I know. Took me long enough.
The reason for this sudden binge reading, was probably caused by the revelation that usually around this time, around this month, we get word on the next upcoming season of Game of Thrones.
But alas, we have to wait a year – nay! – a year AND A HALF, for HBO’s flagship hit series to return to our screens.
To fill that Targaryen / Stark / Lannister hole in my heart, I took to reading the first book of the series.
And boy, I’m quiet sure where to begin.
(Note: For anyone who wishes to remain innocent of any spoilers relating to both the books and the TV show of Game of Thrones stop reading now. You’ve been warned).
Anyway, in the novel – just like in the TV show – Martin introduces the plot-lines of the noble houses of Westeros, the Wall, and the Targaryens. It is also (sadly) the only book in the series that features Ned Stark, Robert Baratheon, Khal Drogo and Viserys Targaryen.
Because, you know, after that book they all end up dead.
Martin had originally established his series as a trilogy. Now, the series consists of five published volumes, and two are at the moment in the works (i.e. The Winds of Winter and A Dream of Spring). In addition, there are three prequel novellas, with several more being planned.
In other words, Martin has been working on this epic series (and then some) for years.
And despite the fact that Martin's book series is still on-going, HBO is expected to reveal its ending of the series before Martin’s version hits the bookstores.
Fun Fact: Author Diana Gabaldon – who wrote the Outlander saga – had been writing her series LONGER than Martin has. Her first novel was published in 1991 and her tenth novel will be final conclusion of the series. Now there’s a writer who meets her deadlines.
While reading the first book, I actually began to grow a larger appreciation for not just Martin himself, but for the TV show as well.
For me, I enjoy reading the books more than their adaptations because I get a glimpse as to what goes on inside the minds of all of the characters. In my opinion, it is very rare to see a television show or a movie reflect the story that was originally made for the pages of a novel. Most of the little things I like about some certain characters are lost in translation to the screen. Yet, sometimes the adaptation pulls through, respecting it’s origins from the novel. For the television series of Game of Thrones, they stayed true to Martin’s own words. Perhaps, even a little bit better.
That being said, the show is no less inferior in quality. Visually, it is beautiful to watch. What with the fantastic places, the costumes, the combats, and let’s not forget the dragons! With an estimate of 10 hour-long episodes, the show for the most part keeps itself as book-worthy as possible for its fans while juggling Martin’s vast source material.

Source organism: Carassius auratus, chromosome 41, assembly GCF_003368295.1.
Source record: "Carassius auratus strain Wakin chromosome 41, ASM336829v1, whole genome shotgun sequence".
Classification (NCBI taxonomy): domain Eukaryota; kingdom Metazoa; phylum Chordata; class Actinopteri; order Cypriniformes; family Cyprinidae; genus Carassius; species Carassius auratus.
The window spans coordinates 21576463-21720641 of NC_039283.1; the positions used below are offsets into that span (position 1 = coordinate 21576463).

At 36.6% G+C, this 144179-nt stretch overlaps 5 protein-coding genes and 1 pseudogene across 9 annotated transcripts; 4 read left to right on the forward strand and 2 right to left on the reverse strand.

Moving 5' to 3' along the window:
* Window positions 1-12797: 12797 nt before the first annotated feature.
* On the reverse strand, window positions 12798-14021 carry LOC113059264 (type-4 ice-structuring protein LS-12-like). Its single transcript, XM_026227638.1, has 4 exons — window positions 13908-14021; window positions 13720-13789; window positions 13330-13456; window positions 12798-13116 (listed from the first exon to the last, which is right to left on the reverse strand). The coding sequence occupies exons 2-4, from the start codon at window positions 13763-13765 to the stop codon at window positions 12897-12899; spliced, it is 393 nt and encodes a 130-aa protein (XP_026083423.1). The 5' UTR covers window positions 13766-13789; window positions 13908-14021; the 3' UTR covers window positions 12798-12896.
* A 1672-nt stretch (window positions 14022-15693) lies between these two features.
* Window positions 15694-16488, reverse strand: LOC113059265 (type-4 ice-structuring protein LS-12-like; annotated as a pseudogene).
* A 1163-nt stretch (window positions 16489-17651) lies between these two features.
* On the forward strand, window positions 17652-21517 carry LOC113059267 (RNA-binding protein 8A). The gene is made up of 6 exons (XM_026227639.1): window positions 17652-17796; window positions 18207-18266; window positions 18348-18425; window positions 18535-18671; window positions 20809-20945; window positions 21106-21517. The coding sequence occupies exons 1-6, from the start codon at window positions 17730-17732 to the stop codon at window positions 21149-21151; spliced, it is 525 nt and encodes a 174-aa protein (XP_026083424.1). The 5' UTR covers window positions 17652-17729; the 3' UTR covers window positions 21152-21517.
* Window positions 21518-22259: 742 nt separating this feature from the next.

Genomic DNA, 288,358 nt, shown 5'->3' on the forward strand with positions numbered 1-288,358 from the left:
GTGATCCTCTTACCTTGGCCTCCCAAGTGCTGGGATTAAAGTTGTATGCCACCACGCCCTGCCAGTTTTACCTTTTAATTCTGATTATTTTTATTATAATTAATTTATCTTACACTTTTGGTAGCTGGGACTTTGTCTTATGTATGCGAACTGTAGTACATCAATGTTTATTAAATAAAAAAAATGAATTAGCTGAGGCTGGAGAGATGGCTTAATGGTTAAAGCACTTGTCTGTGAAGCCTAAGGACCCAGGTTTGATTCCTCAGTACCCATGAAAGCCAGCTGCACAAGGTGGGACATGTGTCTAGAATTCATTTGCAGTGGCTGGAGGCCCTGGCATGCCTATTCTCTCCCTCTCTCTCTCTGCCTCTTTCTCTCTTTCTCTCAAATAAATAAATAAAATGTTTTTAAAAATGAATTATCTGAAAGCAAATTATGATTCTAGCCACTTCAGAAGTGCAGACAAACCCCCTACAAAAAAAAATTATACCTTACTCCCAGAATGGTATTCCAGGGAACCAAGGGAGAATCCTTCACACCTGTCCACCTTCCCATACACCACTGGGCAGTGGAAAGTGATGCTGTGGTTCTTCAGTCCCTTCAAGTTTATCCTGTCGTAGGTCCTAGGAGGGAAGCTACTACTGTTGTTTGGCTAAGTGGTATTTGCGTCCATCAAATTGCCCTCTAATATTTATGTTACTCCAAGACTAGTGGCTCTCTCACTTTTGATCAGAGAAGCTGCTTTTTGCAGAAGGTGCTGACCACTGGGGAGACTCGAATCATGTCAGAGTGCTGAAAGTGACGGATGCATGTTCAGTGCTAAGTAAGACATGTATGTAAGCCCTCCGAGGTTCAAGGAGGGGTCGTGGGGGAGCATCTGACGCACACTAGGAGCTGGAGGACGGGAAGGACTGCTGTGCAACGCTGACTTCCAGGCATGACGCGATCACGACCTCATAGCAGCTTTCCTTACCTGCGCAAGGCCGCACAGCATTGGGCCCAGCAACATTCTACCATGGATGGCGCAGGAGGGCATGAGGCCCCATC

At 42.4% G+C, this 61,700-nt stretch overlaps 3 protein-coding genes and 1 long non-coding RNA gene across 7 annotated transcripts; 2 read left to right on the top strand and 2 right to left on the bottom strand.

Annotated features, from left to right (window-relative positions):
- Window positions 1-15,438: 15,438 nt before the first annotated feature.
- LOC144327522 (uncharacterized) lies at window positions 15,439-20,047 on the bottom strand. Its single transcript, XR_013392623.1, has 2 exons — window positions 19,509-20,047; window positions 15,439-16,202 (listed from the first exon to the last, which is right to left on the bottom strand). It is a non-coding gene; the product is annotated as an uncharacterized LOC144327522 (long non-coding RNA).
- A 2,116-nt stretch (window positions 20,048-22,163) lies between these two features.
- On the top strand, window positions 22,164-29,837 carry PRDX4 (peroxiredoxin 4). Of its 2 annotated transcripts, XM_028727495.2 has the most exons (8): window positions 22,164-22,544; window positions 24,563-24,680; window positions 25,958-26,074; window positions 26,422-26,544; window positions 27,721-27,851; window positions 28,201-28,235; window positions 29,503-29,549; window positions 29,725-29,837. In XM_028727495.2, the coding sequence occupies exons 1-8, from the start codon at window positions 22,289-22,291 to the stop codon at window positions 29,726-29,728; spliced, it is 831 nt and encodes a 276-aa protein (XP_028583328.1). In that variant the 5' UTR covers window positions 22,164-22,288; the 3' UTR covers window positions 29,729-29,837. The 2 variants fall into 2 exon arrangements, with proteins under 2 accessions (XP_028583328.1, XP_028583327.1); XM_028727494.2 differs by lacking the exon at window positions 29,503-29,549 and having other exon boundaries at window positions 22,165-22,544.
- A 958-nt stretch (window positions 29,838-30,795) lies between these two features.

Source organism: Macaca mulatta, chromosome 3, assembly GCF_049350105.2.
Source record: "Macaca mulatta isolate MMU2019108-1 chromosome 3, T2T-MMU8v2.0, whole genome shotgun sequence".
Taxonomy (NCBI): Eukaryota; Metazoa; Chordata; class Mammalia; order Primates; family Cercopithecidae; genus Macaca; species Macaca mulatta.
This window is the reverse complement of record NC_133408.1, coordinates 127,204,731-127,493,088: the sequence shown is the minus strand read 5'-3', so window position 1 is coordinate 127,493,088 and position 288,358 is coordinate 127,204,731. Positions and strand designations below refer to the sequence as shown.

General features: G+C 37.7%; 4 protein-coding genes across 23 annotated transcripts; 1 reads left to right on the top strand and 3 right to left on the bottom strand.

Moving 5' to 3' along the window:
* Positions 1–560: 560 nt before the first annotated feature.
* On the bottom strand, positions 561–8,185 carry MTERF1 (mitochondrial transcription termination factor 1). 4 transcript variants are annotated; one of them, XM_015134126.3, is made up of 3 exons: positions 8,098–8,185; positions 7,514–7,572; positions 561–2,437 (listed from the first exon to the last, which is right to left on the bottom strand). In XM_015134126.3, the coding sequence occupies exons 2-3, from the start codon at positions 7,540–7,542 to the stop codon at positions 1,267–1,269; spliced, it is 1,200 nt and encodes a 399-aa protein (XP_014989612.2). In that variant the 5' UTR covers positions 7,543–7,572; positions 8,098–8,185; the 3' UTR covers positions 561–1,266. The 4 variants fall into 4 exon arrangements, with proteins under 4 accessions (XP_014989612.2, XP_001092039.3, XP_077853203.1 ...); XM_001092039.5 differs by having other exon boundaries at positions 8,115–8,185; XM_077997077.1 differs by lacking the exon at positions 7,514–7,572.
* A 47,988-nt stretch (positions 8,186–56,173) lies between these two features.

At least until the last couple of seasons in which the TV show had to break off from the books and diverge into it’s own intricate plot.
The answer: YES.
Martin creates a very detailed and rich world in A Game of Thrones with very deep characters. And thankfully, the show follows suit.
Now keep in mind, I didn’t read the book first before the TV show. In fact, I watched the TV show first before I actually took the time to pick up the book. And even without having read the book, I still very much enjoyed watching the TV show. I got all the necessary adrenaline rushes, quantum shocks and twists just from watching the show alone.
I mean, who can forget The Red Wedding? Or the Purple Wedding? Or, Oberyn Martell’s duel with The Mountain?
*Sigh* RIP, the Red Viper
The same was applied to the books at well. Each chapter kept me on edge. And even though I had a good idea as to what would happen next, I considered the books to be a type of contextual guide for the TV series.
So if you had already seen the series (so far) and wish to read the books, you definitely should. Granted, even though I had only read the first book that only reflected the first season, I have heard from friends that after season two, the TV and the books start to go their separate ways. Nevertheless, I’m still enjoying the show.
Would I recommend people reading the books before watching the show? I mean, it depends. I’ve thoroughly have enjoyed the franchise since watching the TV show alone, but the books are a great companion if you want to know more about each of the characters. You really can’t go wrong if you start one or the other. It’s all about personal taste.
Read the first book, and if you like it read the rest.
That’s if Martin EVER releases his next book.